Inaccurate measurements are a natural consequence of manual tank sounding. The tank must be dead level, which is rare in the normal pitch and roll of a vessel at sea. The person making the measurement must record results with a high degree of accuracy, despite considerable potential for error. Fuel consumption is then assessed by calculating the difference between measurements, typically taken once a day. A single inaccurate reading will skew subsequent measurements.

Long delays between fuel consumption and delivery of data is expected with the manual tank sounding measurement, as well as with all other methods of manual measurement. The vessel crew will only become aware of fuel consumption at least 24 hours after the fact, making it impossible to use these measurements to optimize consumption during real-time operations. Likewise, indications of fuel tampering or theft won’t be discovered by onshore management until long after the fact.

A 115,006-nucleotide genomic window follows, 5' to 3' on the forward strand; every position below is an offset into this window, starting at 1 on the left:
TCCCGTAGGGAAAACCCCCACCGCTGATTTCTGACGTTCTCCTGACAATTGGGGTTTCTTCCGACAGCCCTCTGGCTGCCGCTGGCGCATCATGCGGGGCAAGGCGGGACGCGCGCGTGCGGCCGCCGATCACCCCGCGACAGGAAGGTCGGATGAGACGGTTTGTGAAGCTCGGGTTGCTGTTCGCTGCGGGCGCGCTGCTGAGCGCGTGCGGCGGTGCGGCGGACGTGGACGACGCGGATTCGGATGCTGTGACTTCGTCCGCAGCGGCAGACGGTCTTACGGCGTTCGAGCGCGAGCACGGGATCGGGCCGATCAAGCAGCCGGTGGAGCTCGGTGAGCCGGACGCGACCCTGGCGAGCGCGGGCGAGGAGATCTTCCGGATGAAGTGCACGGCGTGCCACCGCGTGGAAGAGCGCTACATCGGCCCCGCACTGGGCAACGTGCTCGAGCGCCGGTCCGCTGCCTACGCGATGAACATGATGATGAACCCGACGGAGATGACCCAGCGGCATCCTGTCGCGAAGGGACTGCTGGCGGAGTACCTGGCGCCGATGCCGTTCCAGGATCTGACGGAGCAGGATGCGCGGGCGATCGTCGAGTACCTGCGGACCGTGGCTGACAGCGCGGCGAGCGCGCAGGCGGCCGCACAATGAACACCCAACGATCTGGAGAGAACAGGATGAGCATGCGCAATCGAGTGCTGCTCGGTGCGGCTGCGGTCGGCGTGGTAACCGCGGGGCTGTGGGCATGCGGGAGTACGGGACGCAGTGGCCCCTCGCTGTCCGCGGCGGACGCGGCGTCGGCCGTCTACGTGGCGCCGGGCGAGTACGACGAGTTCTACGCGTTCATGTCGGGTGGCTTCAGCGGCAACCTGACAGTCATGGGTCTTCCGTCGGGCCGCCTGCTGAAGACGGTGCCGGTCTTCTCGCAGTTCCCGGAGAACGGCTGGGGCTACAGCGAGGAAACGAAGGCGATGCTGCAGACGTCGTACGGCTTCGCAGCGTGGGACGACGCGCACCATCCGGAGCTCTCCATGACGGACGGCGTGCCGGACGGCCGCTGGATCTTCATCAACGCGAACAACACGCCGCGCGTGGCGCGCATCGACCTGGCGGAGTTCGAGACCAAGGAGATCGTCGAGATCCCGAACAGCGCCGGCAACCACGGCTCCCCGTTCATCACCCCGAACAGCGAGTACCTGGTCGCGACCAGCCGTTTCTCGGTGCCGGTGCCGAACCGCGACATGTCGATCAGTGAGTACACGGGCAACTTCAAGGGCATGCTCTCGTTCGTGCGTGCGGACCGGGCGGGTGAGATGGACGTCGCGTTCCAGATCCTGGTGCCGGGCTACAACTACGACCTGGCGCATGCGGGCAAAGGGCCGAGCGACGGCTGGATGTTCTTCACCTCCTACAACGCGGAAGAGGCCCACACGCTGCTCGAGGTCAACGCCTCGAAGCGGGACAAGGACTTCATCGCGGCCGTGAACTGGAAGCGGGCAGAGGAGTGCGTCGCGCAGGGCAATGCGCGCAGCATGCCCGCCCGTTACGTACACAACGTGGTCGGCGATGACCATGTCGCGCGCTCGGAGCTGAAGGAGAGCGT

Labor intensive manual measurements are a poor use of the limited manpower onboard vessels. Making and recording these measurements, and then calculating fuel consumption based on the difference from one measurement to the next, takes time. The written records which are produced must be transcribed and shared with onshore management, another time-consuming task.

Making manual measurements increases HSE exposure to ship personnel, as they must gain access to the top of a tank, often during times when the vessel is pitching and rolling. Slippery conditions are common, and falls are an ongoing risk. Personnel carrying out the measurements are exposed to hazardous fuel fumes on a regular basis.